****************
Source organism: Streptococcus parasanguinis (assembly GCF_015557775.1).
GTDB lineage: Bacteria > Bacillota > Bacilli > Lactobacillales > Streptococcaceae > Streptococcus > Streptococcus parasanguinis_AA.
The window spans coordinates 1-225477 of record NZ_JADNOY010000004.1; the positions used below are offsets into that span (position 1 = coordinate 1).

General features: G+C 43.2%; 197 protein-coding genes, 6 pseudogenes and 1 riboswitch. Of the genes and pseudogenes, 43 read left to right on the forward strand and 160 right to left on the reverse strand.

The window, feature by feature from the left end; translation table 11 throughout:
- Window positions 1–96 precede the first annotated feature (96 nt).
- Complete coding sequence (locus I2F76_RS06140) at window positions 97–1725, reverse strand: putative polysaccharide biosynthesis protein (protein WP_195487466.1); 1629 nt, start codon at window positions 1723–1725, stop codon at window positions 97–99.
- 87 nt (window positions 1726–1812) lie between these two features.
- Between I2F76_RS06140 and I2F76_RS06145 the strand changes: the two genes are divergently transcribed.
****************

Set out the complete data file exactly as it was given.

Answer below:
Source organism: Streptococcus parasanguinis (assembly GCF_015557775.1).
GTDB lineage: Bacteria > Bacillota > Bacilli > Lactobacillales > Streptococcaceae > Streptococcus > Streptococcus parasanguinis_AA.
The window spans coordinates 1-225477 of record NZ_JADNOY010000004.1; the positions used below are offsets into that span (position 1 = coordinate 1).

General features: G+C 43.2%; 197 protein-coding genes, 6 pseudogenes and 1 riboswitch. Of the genes and pseudogenes, 43 read left to right on the forward strand and 160 right to left on the reverse strand.

The window, feature by feature from the left end; translation table 11 throughout:
- Window positions 1–96 precede the first annotated feature (96 nt).
- Complete coding sequence (locus I2F76_RS06140) at window positions 97–1725, reverse strand: putative polysaccharide biosynthesis protein (protein WP_195487466.1); 1629 nt, start codon at window positions 1723–1725, stop codon at window positions 97–99.
- 87 nt (window positions 1726–1812) lie between these two features.
- Between I2F76_RS06140 and I2F76_RS06145 the strand changes: the two genes are divergently transcribed.